‘Veronica Mars’ Television Club: High School Social Mobility And The ‘Mean Girls’ Connection

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"‘Veronica Mars’ Television Club: High School Social Mobility And The ‘Mean Girls’ Connection"

This post discusses the ninth and tenth episodes of the first season of Veronica Mars.

One of the things I’m coming to really enjoy about Veronica Mars is the way, compared to other television shows and movies about being a teenager, social groups are relatively fluid. This was an insight that Mean Girls, which made its bow in theaters five months before Veronica Mars debuted on television, made brilliantly at its conclusion: that being a Plastic was a temporary condition rather than an ontological one, and it could pass with the end of a school year or on the occasion of a momentous bus accident. Veronica Mars actually takes that idea a step further in these two episodes, which serve as an illustration of how porous the 09ers are as a clique. They’re people, after all, rather than rigid a fraternal order, and their social group can’t actually provide everything they want, whether it’s support in being more compassionate than their parents or someone who’s willing to ante up for a genuinely high-stakes poker game. Veronica herself has always been a reminder of that fact, but these two episodes are a reminder that she’s not an exception—she’s actually more of the rule at Neptune.

The Moon Calves subplot in “Drinking The Kool-Aid” is a little half-baked, unfortunately—it’s an over-the-top way to get at a concept that might have been fleshed out on a smaller scale, that being one of the 09ers, and being part of one of Neptune’s wealthy families, is actually a corrosive and disillusioning experience. Casey (Jonathan Bennett, who played Aaron Samuels in Mean Girls), has come to realize that, as he puts it, “I wrote the Jackass Bible, the Jackass Koran, the Jackass Talmud.” His parents, who have been wealthy their whole lives, let the desire to keep consolidating their wealth corrupt their interpersonal relationships, particularly with Casey’s grandmother. “My parents, who call her Grandmonster behind her back, stopped paying attention to her,” he explains. Having him work out those issues through a cult gives Veronica and her dad a case, but it’s also a kind of quick way to dispense.

By contrast, the person who appears to be working out those issues on a relatively large scale and over an extended period of time is Logan Echolls. The show’s taken time to establish the misery that lies behind the gates to his family home, some of the tension between him and his friends, and the ways in which managing his pain at Lilly Kane (Amanda Seyfried, another link to Mean Girls) has lead him to tweak Neptune’s establishment by helping Veronica subvert the whitewashed memorial the Kanes had planned for her. And one of the things the show is doing now that we know these things about him is showing how his relationships with Weevil and Veronica, the main people he hangs out with who aren’t 09ers, are shaping up like fencing matches, shaped by the participants’ needs and the ground they’re willing to surrender.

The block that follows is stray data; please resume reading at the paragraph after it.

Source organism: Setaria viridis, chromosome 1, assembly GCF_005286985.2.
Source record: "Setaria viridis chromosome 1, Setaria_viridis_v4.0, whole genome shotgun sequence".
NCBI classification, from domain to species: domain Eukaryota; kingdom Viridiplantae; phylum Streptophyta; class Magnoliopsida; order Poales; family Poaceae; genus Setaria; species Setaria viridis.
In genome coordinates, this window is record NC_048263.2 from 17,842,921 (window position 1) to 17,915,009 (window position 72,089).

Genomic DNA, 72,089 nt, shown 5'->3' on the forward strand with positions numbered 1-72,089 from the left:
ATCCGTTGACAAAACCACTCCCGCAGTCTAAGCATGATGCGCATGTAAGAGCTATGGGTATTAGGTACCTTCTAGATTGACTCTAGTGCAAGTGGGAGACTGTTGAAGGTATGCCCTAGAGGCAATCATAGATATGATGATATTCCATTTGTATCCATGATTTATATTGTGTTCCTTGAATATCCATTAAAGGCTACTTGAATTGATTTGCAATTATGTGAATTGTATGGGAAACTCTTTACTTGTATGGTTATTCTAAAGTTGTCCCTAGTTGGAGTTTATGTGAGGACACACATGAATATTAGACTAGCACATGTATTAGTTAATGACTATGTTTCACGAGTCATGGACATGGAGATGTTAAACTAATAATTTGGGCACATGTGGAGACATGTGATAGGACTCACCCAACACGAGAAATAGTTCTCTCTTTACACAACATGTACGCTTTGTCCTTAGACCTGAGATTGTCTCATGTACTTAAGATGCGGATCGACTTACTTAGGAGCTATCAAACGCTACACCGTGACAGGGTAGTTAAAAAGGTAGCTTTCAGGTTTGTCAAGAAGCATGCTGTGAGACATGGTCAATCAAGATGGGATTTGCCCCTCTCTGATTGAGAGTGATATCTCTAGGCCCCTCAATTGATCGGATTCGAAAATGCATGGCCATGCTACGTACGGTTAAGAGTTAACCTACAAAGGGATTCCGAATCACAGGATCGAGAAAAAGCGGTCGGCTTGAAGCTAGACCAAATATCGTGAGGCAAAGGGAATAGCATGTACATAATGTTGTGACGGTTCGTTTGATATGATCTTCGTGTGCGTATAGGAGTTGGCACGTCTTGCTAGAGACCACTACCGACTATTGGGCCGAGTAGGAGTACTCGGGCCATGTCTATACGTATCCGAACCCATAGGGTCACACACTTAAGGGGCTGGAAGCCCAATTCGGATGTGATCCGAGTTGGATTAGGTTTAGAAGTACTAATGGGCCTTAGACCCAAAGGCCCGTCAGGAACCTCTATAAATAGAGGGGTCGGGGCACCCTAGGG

“What if I run into a pack of you white boys on some clean, well-lit street? I could be bored to death,” Weevil tells Logan when he’s trying to get in on his poker game. The language of the negotiation between them is similar to what it was when Weevil was going after Logan’s car in the pilot. “You people can hand-roll like nobody’s business,” Logan tells him of the Cuban cigars he’s passing around, and when Weevil wins big, Logan tells the other player “Sean, the money box so I can pay the pool boy?” But the fact that Weevil’s seeking out the invitation at all, and that Logan’s willing to grant it—and that when the theft goes down, Logan’s willing to let Weevil search his friends rather than calling security and having him tossed out—demonstrates how far the two of them have come. I’m not sure how their relationship will shape up long-term given that there seems to be a great deal we don’t know about Weevil’s relationship to Lilly, and how Logan might react when he—and we—find out what the truth is there. But the fact that they were both drawn to the same girl, that they both have parental figures who are willing to sacrifice them for their own good, whether it’s Logan for his good name or Weevil’s grandmother who believes he can do shorter time as a juvenile, suggests a similarity to them that is obvious to us, even if they can’t see the extent of it.

And that’s also true for Logan and Veronica as well. Of course, they were friends for real, once. And it means that Logan’s willing to let Veronica back in when she volunteers to investigate the poker game theft. “Annoy, tiny blonde one! Annoy like the wind!” Logan tells her, more affectionately than anyone else. “You are a natural at this,” Weevil tells Veronica when they stop by the Echolls’ ill-fated Christmas party. But the truth is that it’s just as normal for Logan to want people like Weevil and Veronica in his life as it would be for Weevil and Veronica to want in to the mansion, with its catering and its horribly over-the-top Christmas decorations. As Sean’s experience faking it as a member of the 09ers illustrates, it’s exhausting and ultimately unsustainable to posture all the time, even when you do have the money and social position to back up your bravado. Negotiating the minefield of high school is tiresome no matter who you are. And sometimes the best friendships can survive in the clandestine spaces in between cliques, where nothing is clearly expected, and as a result, everything is possible.

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